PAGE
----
ERIC Number: ED170793
Record Type: RIE
Publication Date: 1978
Reference Count: 0
The Future and the Learning Capacity of Nations: The Role of Communications.
The capacity of a national society to adjust to rapidly changing technoeconomic, sociocultural, and political changes depends greatly on its collective capacity to generate, ingest, reach out for, and utilize a vast amount of new and relevant information. This capacity for creative and innovative response to changing conditions and new challenges, the "learning capacity" of a nation, is not limited to the cognitive level, but includes the attitudinal, institutional, and organizational levels of society as well. The mass impact of modern communications makes it incumbent on the communicator to bring out the societal potential of the new advances in communications technology. Modern communications ought to be used in ways that will maintain and strengthen the essential pluralism of our societies; ensure greater capacity and opportunity for the weak, poor, and underinformed to participate in decision making; and facilitate mass education, using technology to facilitate open learning systems. Communications research should deal systematically with the communications impact on whole cultures and on macroprocesses of social change. (DF)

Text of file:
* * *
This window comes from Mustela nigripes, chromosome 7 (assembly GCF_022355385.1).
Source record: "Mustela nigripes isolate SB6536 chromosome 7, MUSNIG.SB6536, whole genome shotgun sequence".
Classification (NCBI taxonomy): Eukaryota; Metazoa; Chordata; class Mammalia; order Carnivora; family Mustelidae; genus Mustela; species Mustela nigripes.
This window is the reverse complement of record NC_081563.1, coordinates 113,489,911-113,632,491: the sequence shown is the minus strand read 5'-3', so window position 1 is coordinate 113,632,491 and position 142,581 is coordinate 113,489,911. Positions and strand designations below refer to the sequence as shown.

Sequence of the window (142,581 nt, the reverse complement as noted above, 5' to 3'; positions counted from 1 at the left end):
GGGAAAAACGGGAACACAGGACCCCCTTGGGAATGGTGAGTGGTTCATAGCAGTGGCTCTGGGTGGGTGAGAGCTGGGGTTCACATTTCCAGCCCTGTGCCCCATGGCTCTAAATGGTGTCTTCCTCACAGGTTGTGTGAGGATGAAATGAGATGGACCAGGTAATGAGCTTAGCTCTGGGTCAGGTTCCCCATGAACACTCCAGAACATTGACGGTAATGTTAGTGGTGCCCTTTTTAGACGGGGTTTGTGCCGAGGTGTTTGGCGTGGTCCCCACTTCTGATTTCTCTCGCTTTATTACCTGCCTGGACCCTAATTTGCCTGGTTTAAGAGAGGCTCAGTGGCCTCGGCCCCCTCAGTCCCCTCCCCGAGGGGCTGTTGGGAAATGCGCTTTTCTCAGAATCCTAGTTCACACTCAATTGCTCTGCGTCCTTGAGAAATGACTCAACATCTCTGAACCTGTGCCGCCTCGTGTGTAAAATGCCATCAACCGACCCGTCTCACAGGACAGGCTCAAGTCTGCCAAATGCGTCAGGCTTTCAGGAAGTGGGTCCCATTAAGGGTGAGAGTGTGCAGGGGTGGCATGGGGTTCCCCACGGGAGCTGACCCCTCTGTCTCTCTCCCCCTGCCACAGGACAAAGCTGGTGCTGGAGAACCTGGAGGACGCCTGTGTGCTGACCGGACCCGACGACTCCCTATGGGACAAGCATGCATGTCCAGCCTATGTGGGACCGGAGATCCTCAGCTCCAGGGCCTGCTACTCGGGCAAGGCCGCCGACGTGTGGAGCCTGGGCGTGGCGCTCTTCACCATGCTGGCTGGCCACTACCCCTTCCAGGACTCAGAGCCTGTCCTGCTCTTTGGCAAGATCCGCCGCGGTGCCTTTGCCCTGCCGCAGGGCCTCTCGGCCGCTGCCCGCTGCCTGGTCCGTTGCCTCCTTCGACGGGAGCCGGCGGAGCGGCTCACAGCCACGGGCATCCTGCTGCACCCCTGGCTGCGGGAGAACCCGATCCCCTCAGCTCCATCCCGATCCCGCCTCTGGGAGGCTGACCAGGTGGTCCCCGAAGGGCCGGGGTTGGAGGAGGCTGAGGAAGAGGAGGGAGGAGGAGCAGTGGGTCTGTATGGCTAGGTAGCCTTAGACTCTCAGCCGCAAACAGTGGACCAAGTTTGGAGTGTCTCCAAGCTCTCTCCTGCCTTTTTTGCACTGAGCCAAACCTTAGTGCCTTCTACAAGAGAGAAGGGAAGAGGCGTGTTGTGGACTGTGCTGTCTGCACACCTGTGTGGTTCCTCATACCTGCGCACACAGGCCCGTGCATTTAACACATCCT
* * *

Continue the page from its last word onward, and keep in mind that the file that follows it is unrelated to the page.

Descriptors: Communication (Thought Transfer), Communications, Developing Nations, Futures (of Society), Mass Media, Social Change, Social Problems, Social Responsibility, Technological Advancement
International Institute of Communications, Tavistock House East, Tavistock Square, London WC1H 9LG, England
Publication Type: Speeches/Meeting Papers; Opinion Papers
Education Level: N/A
Authoring Institution: International Inst. of Communications, London (England).
Note: The Louis G. Cowan Lecture given during the Annual Conference of the International Institute of Communications, September 11, 1978, Dubrovnik, Yugoslavia